My prof on the other hand admitted that she didn’t see what was so romantic about the whole double-suicide thing, which made me mentally frown–you know, that way that you do right before you troll someone on the internet for trolling something you really like. I didn’t say anything though, there was no point or reason to argue, it would’ve childish. And she was entitled to her opinion. I could even see where she was coming from.

Didn’t mean I didn’t have thoughts like, “Bah! Methinks you lack romantic sensitivity.” My guess is that it’s flaw could be arguably be that it might be glorifying the act of suicide (as some things do–lookin’ at you again Twilight). But with what I know about what I’ve watched and read about the Japanese love of tragedy in storytelling etc, I think it’s about the melodrama, and the concept of both lovers killing themselves because of how tightly their hearts are bound…that as a couple they’re bound in all actions, including death. Probably. Something beyond that whole, “I can’t live without you’ thing.” Again, if we’re looking at love as being viewed as a divine feeling (something my romantic heart happens to agree with).

Think I came to this conclusion after remembering reading a Japanese short story years previously that also involved the device of the double-suicide, in which a husband and wife kill themselves after the husband is forced to watch his wife get raped. In both this and the play, there’s another plot-point where one of the lovers’ honor gets compromised (in the short story, it’s the wife getting raped, in the play it’s…um, think the guy gets publicly shamed by some jerkwad, but I forget, honestly), and well, in those situations, the act of suicide would be called for. Right up there with committing suicide in the event that you’re backed into a corner–it was more honorable to die by your own hand than by that of the enemy (and in often in the case of women, more honorable to die than to get raped and then killed by the enemy). And seeing as how one lover in both pairings was dishonored and feels the need to reclaim that honor through committing suicide, their partner does the same, as their loving each other means again, they’re linked in all things, including death.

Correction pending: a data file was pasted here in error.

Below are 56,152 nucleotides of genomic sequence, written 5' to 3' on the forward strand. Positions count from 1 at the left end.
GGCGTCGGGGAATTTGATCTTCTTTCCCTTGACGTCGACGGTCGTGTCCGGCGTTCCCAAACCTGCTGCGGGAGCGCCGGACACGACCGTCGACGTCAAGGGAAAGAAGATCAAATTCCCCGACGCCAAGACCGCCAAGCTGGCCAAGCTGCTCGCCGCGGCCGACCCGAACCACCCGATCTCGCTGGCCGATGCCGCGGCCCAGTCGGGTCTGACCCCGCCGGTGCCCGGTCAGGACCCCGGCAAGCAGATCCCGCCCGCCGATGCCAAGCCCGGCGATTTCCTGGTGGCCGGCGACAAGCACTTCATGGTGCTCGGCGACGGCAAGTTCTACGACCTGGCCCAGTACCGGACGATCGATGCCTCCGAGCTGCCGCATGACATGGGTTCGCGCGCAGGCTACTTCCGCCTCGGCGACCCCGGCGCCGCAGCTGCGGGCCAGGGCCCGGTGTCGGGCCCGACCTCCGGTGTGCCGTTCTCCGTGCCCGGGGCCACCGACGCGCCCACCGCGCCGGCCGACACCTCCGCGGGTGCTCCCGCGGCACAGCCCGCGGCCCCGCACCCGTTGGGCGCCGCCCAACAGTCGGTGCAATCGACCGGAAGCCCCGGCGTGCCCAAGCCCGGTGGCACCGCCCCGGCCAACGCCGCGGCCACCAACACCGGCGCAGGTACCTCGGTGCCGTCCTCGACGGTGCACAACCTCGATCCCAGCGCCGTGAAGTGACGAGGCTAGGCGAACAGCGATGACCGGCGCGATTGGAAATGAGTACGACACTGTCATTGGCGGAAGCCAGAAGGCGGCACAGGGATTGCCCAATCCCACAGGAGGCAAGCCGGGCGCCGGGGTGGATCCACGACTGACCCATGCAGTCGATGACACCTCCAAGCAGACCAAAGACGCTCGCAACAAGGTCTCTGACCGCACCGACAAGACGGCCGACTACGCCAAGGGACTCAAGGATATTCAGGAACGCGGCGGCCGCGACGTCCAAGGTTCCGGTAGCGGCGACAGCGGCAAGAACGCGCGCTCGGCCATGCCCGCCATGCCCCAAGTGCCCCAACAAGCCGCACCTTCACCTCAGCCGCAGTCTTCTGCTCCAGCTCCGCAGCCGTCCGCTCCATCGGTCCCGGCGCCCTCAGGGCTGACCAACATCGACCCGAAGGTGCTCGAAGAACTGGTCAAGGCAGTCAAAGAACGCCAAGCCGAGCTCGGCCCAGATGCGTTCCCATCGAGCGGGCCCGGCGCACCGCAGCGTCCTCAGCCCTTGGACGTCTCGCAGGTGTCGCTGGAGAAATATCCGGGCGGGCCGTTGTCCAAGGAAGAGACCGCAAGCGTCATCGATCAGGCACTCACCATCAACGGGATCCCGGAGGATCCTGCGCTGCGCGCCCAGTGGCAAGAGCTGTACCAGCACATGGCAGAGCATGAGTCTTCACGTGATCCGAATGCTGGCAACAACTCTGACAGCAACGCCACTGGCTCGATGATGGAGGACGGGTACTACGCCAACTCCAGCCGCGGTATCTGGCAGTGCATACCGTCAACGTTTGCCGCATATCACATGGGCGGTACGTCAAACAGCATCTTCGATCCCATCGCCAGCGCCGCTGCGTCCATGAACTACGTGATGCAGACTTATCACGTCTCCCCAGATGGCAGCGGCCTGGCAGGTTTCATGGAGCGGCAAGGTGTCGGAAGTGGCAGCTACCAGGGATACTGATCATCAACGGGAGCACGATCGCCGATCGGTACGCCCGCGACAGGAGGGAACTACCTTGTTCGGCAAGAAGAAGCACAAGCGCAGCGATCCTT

He, he, good times.

But I’m being serious here, and quite honestly, I respect that level of moral conviction. Which is probably another reason I can add to the growing list of reasons I watch anime and (occasionally) read manga. Because yep, you guessed it, this device is totally used in those media too, and appears to have been built up as a significant means of canonizing a couples’ ship in a story.

For this, I point back to another anime couple, one I mentioned in my revenge post, that of Gray Fullbuster and Juvia Lockser from Fairy Tail. Now to be fair, they haven’t gotten to this point in their relationship that I’m bringing up here in the anime, just in the manga, but it has now been confirmed that the final arcs of the manga are getting animated starting in 2018 (and I can’t even count the amount of squees I’ve given over this fact).